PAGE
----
Ryanair (FR, Dublin International) has lost another attempt to halt European Union approval of state aid to Finnair (AY, Helsinki Vantaa), after Europe’s Luxembourg-based General Court said it had dismissed its action in its entirety.

In June 2020, as the coronavirus pandemic wreaked havoc on every airline, the European Commission cleared the Finnish government’s plans to contribute to the flag carrier’s recapitalisation by subscribing to new shares in a rights issue to the tune of EUR286 million euros (USD326 million at the time).

The antitrust regulator had justified this by saying: “Finnair ensures the essential domestic and international connectivity needs of Finland. Given the geographical location of the country, the national economy, many jobs, and the development of foreign trade rely on these services.”

Ryanair launched legal action against the commission on the grounds that it had neglected to initiate a formal investigation into the aid despite doubts it should have had about the compatibility of the aid with the rules of the EU’s internal market. According to the low-cost carrier, the commission had infringed the principles of equal treatment.

However, Europe’s second-highest court took the side of the competition regulators.

“The commission was entitled to approve the recapitalisation of Finnair, carried out by its public and private owners on a pro rata basis in proportion to the previously existing ownership structure, without initiating the formal investigation procedure,” the June 22 ruling summarised.

The bloc had adopted a temporary framework loosening its rules on state aid a few days after the start of member countries’ first lockdown measures, “in order to allow those states to act with the urgency that the situation demanded,” it pointed out. The court added that the new shares had been “offered at a sufficiently large price discount for the view to be taken that Finland has received sufficient remuneration.” Further, the measure sought “as far as possible to maintain the entirety of Finnair’s operations and did not target particular routes.”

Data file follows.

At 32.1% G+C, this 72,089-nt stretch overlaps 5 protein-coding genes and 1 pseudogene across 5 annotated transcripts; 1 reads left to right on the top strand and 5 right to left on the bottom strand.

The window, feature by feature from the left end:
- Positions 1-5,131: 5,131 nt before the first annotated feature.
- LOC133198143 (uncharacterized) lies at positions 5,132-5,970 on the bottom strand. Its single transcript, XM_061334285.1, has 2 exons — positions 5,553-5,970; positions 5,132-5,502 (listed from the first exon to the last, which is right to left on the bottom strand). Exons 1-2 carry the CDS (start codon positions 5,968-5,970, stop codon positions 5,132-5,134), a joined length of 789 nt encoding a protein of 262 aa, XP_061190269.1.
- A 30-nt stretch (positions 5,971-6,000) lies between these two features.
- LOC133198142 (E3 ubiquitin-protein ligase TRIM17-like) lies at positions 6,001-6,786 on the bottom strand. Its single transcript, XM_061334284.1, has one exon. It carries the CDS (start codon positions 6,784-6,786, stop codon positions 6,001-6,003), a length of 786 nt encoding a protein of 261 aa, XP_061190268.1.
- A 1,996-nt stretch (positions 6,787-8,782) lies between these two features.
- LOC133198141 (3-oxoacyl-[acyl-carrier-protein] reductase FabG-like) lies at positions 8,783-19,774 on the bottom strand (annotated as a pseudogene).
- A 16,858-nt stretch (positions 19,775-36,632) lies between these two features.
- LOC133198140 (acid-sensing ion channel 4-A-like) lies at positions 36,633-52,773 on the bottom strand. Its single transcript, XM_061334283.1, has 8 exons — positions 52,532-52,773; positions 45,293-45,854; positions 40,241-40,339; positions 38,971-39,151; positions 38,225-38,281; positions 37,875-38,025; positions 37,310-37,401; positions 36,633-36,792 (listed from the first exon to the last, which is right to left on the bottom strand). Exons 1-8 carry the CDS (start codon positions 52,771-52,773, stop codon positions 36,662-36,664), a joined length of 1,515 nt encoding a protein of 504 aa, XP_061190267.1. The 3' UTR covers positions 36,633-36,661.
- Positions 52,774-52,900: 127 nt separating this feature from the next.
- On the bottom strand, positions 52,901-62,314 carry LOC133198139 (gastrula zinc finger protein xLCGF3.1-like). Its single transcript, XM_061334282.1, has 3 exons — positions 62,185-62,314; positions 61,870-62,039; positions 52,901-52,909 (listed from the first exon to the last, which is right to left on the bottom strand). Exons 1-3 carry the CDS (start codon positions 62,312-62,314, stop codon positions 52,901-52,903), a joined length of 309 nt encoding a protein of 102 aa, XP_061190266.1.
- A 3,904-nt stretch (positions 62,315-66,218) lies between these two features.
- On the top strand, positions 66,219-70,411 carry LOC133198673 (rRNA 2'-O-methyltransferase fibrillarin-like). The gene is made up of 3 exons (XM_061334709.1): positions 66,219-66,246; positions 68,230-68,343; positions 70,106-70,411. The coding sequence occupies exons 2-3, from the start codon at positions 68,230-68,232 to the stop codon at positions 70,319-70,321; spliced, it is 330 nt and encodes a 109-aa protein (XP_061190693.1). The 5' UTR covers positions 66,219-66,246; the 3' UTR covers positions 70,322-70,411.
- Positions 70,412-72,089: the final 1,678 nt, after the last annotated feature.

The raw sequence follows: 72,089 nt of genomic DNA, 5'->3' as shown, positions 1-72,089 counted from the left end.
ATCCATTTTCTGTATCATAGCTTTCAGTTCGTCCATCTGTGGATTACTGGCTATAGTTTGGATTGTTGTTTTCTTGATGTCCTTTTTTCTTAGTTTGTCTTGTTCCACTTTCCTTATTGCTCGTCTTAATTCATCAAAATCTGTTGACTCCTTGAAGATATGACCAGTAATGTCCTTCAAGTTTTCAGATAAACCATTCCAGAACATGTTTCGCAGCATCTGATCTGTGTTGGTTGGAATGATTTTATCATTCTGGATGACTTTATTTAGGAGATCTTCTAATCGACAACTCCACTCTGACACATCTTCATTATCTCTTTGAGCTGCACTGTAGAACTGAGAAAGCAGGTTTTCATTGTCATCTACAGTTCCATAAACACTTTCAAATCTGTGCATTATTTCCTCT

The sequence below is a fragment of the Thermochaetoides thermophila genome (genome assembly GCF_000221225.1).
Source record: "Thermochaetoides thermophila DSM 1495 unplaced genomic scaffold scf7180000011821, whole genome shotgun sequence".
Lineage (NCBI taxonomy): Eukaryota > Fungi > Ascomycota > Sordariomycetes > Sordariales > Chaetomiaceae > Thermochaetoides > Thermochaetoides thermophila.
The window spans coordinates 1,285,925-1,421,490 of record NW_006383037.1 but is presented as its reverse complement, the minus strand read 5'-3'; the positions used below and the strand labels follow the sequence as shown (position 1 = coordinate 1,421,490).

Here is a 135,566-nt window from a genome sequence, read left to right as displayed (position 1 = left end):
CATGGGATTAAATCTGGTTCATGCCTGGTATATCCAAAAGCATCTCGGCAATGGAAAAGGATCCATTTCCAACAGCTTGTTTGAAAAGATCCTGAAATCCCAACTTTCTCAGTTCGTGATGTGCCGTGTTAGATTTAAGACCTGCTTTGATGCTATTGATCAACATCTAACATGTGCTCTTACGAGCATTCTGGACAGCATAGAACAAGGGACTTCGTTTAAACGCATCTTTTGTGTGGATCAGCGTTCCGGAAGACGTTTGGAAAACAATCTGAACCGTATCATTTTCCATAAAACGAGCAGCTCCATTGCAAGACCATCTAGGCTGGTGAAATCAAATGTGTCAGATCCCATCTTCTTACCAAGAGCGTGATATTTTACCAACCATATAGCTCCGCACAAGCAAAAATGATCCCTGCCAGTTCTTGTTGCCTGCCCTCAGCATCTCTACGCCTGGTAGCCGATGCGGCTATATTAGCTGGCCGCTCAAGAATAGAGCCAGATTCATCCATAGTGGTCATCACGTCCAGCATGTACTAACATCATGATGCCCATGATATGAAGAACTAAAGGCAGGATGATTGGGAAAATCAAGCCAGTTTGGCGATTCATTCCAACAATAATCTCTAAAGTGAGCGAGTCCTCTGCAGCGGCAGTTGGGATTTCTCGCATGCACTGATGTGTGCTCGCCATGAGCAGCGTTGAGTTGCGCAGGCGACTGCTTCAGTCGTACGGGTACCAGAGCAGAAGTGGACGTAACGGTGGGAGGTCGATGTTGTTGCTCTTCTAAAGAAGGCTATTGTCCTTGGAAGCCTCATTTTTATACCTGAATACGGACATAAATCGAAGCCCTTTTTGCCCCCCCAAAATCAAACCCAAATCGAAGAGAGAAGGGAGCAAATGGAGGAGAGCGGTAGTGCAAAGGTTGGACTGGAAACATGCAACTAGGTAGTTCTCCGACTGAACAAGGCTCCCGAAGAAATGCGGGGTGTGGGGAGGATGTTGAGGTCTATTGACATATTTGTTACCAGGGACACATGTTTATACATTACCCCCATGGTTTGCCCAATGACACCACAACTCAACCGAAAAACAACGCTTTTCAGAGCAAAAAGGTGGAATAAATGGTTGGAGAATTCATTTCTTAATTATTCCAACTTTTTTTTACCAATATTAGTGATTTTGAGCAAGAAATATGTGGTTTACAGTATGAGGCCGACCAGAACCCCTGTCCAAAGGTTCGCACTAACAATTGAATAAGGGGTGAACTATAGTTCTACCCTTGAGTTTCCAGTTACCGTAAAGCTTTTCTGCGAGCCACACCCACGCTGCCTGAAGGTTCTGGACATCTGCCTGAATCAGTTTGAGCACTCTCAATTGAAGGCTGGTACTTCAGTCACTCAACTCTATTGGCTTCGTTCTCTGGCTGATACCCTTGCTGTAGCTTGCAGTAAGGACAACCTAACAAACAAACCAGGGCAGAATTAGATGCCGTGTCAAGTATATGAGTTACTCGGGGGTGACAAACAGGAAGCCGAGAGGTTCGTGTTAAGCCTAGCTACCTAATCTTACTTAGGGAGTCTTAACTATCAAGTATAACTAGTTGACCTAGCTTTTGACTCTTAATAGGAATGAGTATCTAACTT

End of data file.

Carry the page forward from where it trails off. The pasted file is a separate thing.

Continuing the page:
The judgement came after Ryanair lost a separate challenge in April 2021 against a Finnish state loan guarantee for Finnair. But it has won cases against Dutch assistance handed to KLM Royal Dutch Airlines and Portuguese support for TAP Air Portugal - though it has lost appeals against aid for Austrian Airlines, Condor, and SAS Scandinavian Airlines. With this latest ruling, it now has the option of lodging an appeal with Europe’s highest court, the Court of Justice of the European Union.

Approached for comment, a Ryanair spokesperson told ch-aviation that “while the Covid-19 crisis has caused damage to all airlines that contribute to the economy and the connectivity of Finland, the Finnish government decided to support only its flag carrier. One of the EU’s greatest achievements is the creation of a true single market for air transport. The European Commission’s approval of the Finnish recapitalisation aid to Finnair went against the fundamental principles of EU law. Today’s judgement sets the process of liberalisation in air transport back by 30 years by allowing Finland to give its national flag carrier a leg up over more efficient competitors, based purely on nationality.”

Finnair did not immediately respond to ch-aviation’s request for comment.